Magazine article Sunset

Where the Beats Meet to Eat

Magazine article Sunset

Where the Beats Meet to Eat

Article excerpt

In San Francisco, head to Valencia Street for coffee, tapas, and cutting-edge theater

NOT LONG AGO, THE stretch of San Francisco's Valencia Street between 16th and 24th was an expanse of industrial glass shops, used-furniture emporiums, and appliance barns, enlivened by a few Mexican restaurants and lesbian bars. A few long-established businesses drew customers from beyond the immediate area, but in general not many outsiders chose to explore this turf on the fringe of the city's Mission District--especially at night.

Lately, a new vitality has found its way into the old neighborhood. You can experience it at popular new coffeehouses and cafes, at smallish international restaurants with low prices and high-quality food, and at off-beat venues for noncommercial (or perhaps pre-commercial) new writers and performers. A garage on 22nd Street just east of Valencia now provides low-cost, attended parking and has encouraged an influx of visitors who, while curious, might not have felt comfortable with street parking.

Don't expect total gentrification, though. Drug trafficking remains an unfortunate fact of neighborhood life. Be particularly careful around Valencia and 16th. Still, there's much more to attract than discourage a foray.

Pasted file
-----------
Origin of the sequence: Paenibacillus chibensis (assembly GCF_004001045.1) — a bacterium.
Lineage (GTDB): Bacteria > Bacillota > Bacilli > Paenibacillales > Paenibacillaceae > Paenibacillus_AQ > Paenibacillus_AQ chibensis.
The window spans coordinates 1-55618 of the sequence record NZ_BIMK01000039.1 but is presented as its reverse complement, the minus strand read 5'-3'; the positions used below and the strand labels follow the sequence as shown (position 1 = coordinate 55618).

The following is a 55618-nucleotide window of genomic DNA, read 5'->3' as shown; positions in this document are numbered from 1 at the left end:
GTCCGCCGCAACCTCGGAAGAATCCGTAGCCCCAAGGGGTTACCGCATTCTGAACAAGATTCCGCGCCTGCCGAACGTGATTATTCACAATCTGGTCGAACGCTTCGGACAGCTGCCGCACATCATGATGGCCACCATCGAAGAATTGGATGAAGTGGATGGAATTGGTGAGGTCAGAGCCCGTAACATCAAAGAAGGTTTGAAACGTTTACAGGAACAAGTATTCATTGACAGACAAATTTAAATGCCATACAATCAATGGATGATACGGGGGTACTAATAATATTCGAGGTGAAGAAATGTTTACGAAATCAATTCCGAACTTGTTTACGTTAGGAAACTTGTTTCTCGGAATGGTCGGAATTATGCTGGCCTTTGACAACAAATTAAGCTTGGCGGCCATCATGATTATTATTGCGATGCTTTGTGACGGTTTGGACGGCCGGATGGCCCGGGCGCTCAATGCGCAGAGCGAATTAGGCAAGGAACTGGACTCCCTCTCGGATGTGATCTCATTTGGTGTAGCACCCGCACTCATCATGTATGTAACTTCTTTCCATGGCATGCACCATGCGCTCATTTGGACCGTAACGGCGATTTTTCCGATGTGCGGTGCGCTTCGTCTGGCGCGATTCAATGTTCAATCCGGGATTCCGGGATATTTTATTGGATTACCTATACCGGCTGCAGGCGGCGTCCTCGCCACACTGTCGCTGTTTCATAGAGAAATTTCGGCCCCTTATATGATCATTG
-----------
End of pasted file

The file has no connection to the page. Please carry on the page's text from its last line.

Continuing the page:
Hanging out is back. The era of the power lunch has lost out to the natural urge to relax in a public but undaunting place, at a sociable but unhurried pace. Scattered along Valencia are several cafes, many with a thrift-store-poetic, neobeat ambience.

Among the newer cafes, two we like are Cafe Ruins (590 Valencia; 415/621-6213) and Radio Valencia Cafe (1199 Valencia; 826-1199). At Ruins, try a tiny cup of sweetly potent Arabic coffee or a snack of falafel or baba gannuj while seated at a table or lounging on a flight of carpeted steps. At Radio Valencia, each table has a menulike list of recorded music programmed for the day from the owner's vast and varied collection (there's also live jazz Sunday evenings at 8:30). We nibbled grilled eggplant on focaccia on a recent Afro-Cuban afternoon.


Mexican fare is expected in the Mission District. But these days, a half-dozen or so excellent and inexpensive international restaurants are also attracting students, artists, and other diners seeking value and variety. Call for hours, and be forewarned that some of these restaurants do not accept credit cards.

Ti Couz (3108 16th, just west of Valencia; 252-7373) specializes in Breton-style buckwheat crepes with both savory and sweet fillings. Wash them down with a mug of French cider (alcoholic or non) or Kronenbourg beer. …

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